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Three years ago I came home in near tears and told Jock I did not want to ever own another car with a  computer in it. He took this in stride and said the usual non-committable but agreeing sort of things that men say when the women they love are ranting. He knew I had a frustrating month as my father’s chauffer: Both my car and his had suffered major computer problems and been towed to mechanics who knew they had me at their mercy.

vw bug

Gwenyfar Rohler purchases a 1965 VW Bug from local Marine. Photo by Gwenyfar Rohler

“I want a car that I can work on myself,” I emphasized. “I don’t want to ever be in this position again.”

“Well, darlin’, that’s not likely unless you get something older than you,” he said in his half paying-attention voice. “Like an old Jaguar…” 

Jock’s first car was two Mark 5 Jags that he put together to make one Mark 5 Jag, so it is sort of the default position in his brain for these conversations. “But, then you have the problem of parts—unless you get a second or a third car for parts.”

“No, I want a VW Bug,” I grumbled. “Do you know that they get 40 miles to the gallon when tuned up?”

His head snapped around so fast I thought it was going to get airborne. “You mean an old bug, like an air cooled? Not a new one like Fergie’s diesel?”

I confirmed I was talking about a real Volks, not things with computers in them, running around pretending to be bugs. He was grinning the biggest grin I had seen on his face in years.

“I think that’s a great idea!” he enthused. “And you can still get parts for them between the VW aftermarket stuff and the factories still making the old-style cars for Latin America!”

Now, I have come home with a lot of ideas and schemes over the years. To his credit, there is no man on this planet who could be more supportive of them than Jock. But this was the first time he had responded with anything approaching that level of enthusiasm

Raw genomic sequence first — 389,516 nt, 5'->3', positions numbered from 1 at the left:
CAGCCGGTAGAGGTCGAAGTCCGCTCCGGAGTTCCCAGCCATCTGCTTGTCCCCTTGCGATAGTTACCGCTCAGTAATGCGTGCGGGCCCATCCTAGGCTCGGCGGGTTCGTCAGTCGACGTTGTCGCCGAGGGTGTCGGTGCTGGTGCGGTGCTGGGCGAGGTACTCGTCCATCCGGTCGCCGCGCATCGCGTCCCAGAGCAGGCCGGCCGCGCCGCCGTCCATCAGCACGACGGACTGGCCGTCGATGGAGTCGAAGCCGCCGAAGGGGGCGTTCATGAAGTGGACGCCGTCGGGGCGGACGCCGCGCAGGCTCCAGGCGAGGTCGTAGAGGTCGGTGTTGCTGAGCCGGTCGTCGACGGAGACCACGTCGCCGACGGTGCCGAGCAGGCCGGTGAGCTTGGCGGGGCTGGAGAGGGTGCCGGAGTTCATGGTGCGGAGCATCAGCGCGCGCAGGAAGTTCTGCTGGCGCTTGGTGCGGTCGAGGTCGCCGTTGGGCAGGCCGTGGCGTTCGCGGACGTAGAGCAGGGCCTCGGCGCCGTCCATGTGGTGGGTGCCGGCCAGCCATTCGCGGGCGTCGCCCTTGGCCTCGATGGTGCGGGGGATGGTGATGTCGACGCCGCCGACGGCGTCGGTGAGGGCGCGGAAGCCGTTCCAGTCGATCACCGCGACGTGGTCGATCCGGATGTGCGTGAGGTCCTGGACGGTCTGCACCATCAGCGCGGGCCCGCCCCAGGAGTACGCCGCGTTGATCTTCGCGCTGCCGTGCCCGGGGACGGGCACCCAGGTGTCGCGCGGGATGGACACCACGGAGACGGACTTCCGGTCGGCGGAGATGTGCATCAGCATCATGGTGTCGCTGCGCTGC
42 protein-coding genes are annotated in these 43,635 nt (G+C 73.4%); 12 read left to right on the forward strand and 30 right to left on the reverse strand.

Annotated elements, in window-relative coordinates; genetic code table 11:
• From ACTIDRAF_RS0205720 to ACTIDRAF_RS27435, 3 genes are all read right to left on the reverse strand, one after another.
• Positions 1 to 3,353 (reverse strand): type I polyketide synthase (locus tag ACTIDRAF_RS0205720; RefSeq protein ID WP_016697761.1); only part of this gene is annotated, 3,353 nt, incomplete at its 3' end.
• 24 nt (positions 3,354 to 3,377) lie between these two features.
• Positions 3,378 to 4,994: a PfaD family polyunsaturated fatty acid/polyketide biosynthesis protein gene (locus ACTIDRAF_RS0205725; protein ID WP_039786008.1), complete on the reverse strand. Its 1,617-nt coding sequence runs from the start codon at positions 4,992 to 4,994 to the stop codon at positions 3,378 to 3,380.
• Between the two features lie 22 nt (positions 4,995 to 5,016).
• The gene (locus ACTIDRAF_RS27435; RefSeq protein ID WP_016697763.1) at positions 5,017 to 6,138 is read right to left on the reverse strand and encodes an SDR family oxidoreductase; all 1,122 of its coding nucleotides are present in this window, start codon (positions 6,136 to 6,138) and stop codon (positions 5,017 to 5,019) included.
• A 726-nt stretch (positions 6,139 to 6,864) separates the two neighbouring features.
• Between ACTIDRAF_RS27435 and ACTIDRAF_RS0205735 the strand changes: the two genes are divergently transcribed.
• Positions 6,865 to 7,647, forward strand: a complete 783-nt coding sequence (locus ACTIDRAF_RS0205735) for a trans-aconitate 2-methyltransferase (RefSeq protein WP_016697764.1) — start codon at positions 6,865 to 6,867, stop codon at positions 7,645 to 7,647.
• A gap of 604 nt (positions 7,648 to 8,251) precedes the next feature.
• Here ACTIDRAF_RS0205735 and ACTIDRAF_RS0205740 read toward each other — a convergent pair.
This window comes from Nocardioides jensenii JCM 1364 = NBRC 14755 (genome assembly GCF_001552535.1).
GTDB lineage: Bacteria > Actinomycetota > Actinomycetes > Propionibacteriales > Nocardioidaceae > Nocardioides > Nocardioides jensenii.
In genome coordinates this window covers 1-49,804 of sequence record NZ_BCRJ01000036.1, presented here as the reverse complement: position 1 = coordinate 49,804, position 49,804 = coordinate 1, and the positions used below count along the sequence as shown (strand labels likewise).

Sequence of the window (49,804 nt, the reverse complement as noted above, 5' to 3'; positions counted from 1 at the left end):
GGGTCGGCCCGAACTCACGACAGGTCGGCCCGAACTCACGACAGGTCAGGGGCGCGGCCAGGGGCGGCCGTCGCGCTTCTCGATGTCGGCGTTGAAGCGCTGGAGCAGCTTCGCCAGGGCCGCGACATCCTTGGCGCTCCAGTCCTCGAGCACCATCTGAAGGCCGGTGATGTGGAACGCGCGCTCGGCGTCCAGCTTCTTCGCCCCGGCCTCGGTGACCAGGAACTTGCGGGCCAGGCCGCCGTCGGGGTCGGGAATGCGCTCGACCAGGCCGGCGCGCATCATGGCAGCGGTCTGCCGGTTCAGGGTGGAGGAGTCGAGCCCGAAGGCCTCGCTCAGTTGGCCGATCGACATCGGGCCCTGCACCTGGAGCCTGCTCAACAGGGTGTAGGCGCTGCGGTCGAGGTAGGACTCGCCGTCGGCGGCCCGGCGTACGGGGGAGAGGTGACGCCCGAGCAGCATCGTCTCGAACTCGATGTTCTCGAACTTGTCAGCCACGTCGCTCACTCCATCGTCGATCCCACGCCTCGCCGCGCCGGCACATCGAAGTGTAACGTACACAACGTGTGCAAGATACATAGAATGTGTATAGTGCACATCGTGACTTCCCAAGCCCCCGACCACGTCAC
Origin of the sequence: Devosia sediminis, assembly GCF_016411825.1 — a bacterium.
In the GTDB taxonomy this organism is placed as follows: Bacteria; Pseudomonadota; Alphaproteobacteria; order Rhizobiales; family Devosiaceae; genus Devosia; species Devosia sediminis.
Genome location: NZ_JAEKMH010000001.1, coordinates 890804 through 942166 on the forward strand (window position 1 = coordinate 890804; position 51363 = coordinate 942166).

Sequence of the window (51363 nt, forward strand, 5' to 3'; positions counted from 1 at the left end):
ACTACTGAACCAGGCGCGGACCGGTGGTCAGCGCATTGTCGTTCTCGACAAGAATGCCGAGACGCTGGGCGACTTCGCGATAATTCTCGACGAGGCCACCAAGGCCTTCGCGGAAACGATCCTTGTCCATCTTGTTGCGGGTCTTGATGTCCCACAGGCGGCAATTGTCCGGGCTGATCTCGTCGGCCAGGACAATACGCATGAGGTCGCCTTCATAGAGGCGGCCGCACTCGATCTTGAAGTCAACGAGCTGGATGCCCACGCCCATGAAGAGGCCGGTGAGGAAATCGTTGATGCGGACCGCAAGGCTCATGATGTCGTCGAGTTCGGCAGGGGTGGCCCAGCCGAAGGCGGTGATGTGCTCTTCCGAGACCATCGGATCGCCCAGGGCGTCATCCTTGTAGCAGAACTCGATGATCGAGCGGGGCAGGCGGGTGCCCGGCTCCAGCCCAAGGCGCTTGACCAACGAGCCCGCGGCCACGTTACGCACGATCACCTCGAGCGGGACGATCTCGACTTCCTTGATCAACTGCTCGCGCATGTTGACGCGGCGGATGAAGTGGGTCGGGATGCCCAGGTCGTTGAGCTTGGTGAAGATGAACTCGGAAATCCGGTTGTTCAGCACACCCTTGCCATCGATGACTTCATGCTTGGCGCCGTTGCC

“You know I’ve been to the VW factory in Mexico,” he said.

“Of course you have, dear.”

He began reminiscing about the old mimeographed comic book repair guide. 

“It’s still in print,” the bookstore owner in me commented.

“No! This thing was purple and a comic book…”

“Yes, well now it’s a soft cover and is in its 19th edition. I’ll order one for us.”

Jock agreed that even though we didn’t have a car, or the means to buy one—or, frankly, a lifestyle that would allow for one—that the book would be a good starting point for preparing on the realities of VW ownership and restoration. In spite of much excited discussion, we both agreed that as long as I was driving Daddy around, this wasn’t a realistic plan. No way could my father have gotten in or out of a the bug or bus. And the lack of heat or A/C would not be a possibility he could have lived with either.

Nonetheless as an ongoing pre-occupation, we began shopping for Volkswagens. Jock was shocked at how much they were appreciating in value; he bought his last VW bus for less than $500 and gave it to someone when his interest wandered to another project. Now, keep in mind this is also the man who traded a case of Ramen noodles  for a car, which he drove the first two years of our courtship. I’m just saying that Jock’s luck with cars is better than the average person.

In the meantime Jock developed a classic teenage infatuation with the marketing campaign for the Nisaan Leaf’s all-electric car. While he might have sticker-shock at several grand for a VW, the idea of getting a car “as low as $21,510 (*net value after federal tax savings)” is almost impossible for either of us to fathom. (Nisaan’s website does, however, list the transmission as included in the price, which seemed nice of them to confirm.) Considering Jock could build more than 30 street-legal, solar-powered electric golf carts for that amount of money, the conversation never went beyond a discussion about how all polar bear lovers, or really anyone with an ounce of human feeling or conscience, would be moved by the advertising for the Leaf.